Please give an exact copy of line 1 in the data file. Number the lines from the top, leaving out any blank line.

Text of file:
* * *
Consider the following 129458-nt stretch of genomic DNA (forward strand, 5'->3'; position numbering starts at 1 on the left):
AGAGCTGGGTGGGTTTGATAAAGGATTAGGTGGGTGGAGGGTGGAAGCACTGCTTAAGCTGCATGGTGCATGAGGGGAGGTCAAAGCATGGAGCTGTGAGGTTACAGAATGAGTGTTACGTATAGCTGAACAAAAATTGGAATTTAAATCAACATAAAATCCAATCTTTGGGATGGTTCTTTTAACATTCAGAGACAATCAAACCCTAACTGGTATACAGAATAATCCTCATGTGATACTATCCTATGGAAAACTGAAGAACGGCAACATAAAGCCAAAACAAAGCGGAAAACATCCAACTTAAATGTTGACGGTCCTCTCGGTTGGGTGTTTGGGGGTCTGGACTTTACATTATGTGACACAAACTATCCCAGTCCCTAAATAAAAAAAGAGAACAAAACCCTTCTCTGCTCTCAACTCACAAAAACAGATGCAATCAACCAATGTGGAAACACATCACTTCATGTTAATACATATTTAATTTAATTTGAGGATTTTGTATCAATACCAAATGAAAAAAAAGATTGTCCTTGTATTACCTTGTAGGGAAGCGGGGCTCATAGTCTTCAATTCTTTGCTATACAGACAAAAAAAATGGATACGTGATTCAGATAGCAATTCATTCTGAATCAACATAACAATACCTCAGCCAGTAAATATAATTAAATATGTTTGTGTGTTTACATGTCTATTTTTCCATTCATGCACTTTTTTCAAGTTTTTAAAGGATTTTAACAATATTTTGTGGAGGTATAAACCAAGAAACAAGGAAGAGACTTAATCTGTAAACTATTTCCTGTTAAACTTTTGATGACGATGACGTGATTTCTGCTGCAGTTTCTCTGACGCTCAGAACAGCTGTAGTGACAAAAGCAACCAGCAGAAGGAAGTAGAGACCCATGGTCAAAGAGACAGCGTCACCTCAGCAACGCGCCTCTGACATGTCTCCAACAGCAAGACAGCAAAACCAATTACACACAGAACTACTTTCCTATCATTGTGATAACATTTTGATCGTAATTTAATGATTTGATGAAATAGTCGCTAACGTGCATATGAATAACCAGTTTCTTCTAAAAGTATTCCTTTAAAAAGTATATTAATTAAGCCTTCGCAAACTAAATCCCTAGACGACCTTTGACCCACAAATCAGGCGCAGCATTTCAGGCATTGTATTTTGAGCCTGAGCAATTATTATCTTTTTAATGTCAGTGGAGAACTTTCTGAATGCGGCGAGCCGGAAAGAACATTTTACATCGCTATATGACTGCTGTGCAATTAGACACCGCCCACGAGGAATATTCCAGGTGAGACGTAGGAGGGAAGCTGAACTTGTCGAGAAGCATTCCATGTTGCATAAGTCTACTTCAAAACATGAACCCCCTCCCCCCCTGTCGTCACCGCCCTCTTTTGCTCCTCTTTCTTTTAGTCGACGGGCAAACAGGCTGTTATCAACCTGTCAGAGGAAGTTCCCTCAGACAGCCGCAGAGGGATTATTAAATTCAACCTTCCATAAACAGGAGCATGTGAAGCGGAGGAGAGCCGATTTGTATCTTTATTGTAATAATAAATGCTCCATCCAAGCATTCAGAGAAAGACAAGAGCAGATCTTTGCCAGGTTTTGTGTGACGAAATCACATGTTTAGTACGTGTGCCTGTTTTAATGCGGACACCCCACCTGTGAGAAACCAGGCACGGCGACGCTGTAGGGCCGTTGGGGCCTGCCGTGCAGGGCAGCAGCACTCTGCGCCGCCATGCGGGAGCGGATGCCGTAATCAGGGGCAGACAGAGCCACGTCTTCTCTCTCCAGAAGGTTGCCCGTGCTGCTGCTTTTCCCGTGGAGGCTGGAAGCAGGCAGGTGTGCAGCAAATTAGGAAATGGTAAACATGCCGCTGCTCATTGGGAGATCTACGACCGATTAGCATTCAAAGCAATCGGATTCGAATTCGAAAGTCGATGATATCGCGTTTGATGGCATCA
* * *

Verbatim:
Consider the following 129458-nt stretch of genomic DNA (forward strand, 5'->3'; position numbering starts at 1 on the left):